Much Ado About Nothing                                              

           Much Ado About Nothing written about 1599, is one of Shakespeare’s joyful, Elizabethan comedies. As with Shakespeare’s most light-hearted comedies—even one whose title seems to suggest that it is about nothing important at all—the plays often embrace poignant ideas about individuals and the community in which they live. For all of its light-heartedness, Much Ado About Nothing shows us the challenges of finding love and a place in the world, especially as our own insecurities drive our decisions and emotions.    

           As with most of the comedies, there is a general movement toward conformity in this play. Comedies are the most formulaic of the genres Shakespeare wrote (think Rom-Coms), and they often conclude with marriages. Conforming to social roles and expectations allows the genders to meet and marry—and make babies. “The world must be peopled!” as Benedick says. This provides for the health and continuity of the community at a time when under-population was a concern. Shakespeare often couches that push toward marriage in the context of gender expectations, often with a heavy dose of social criticism thrown in for good measure. We see both the negative and positive sides of conformity in this play.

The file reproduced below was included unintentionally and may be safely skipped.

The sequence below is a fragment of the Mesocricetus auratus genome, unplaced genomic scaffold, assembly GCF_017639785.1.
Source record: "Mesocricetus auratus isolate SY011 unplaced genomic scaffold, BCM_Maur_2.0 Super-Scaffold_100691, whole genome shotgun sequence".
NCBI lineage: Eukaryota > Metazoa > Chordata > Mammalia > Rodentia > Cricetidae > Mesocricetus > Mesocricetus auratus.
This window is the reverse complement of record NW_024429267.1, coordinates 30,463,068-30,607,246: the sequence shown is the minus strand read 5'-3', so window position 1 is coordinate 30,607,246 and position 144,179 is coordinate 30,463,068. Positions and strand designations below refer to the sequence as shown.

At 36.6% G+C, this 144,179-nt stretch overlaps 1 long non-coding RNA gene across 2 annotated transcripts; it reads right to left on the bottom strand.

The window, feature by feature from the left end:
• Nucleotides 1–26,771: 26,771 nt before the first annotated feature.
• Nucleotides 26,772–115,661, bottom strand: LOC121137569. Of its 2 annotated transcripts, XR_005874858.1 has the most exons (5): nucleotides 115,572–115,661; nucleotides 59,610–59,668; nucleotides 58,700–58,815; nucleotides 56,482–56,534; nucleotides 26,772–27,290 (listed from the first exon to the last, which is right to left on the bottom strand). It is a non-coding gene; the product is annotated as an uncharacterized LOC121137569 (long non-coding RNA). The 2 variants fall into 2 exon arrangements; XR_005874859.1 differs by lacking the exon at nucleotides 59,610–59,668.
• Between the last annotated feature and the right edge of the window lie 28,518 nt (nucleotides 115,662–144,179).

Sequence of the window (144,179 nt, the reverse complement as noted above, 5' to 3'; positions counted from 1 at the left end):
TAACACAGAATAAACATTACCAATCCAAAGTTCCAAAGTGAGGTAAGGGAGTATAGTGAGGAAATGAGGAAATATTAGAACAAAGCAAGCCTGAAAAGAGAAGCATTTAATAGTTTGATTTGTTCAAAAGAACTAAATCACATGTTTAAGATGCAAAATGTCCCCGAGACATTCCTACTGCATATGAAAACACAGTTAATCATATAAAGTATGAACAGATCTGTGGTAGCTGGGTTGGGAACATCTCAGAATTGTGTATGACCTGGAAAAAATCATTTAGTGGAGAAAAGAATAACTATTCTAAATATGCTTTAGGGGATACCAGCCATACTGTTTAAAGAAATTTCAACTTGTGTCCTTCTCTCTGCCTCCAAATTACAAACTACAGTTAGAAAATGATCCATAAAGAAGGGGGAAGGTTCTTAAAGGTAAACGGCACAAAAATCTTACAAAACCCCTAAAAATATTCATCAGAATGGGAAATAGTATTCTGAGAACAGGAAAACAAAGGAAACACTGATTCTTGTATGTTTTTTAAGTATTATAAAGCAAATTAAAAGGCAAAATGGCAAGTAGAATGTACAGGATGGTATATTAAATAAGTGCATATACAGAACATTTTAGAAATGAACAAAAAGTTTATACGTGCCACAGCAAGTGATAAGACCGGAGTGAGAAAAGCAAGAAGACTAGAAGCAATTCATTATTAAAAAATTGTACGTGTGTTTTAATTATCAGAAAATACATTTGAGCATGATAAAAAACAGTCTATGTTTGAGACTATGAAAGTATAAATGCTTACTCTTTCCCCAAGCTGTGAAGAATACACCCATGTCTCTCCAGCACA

We meet four potential lovers in different places in their lives: Hero, Claudio, Benedick and Beatrice. Hero and Claudio are young people who fall in love—but can barely speak to each other for their shyness and lack of experience with the opposite gender; adhering to their gender roles does nothing to facilitate their connection. Benedick and Beatrice, on the other hand, do nothing but exchange witty barbs and insults with each other—and voice their desire to remain unmarried. They reject expectations of courtship and marriage, and yet their words belie their true emotions—an impediment to a more authentic connection.

While many of Shakespeare’s comedies complicate gender by bending it, there is no cross dressing in Much Ado About Nothing. The obstacles in this play rather stem from verbal misrepresentations and misunderstanding, and those obstacles have everything to do with a rigidity around gender expectations.

Men and women inhabit very different spaces in the world of the play. The men have been gone from Messina (or Pikesville in Marin Shakespeare’s Appalachian version this year)—off fighting a battle.  In this battle, the young Claudio has proven himself to be an excellent soldier—“doing in the figure of a lamb the feats of a lion.”  Men gain a sense of identity in both public and private space. They have careers—as soldiers here—and we learn that Claudio has now proven himself to be a mature man.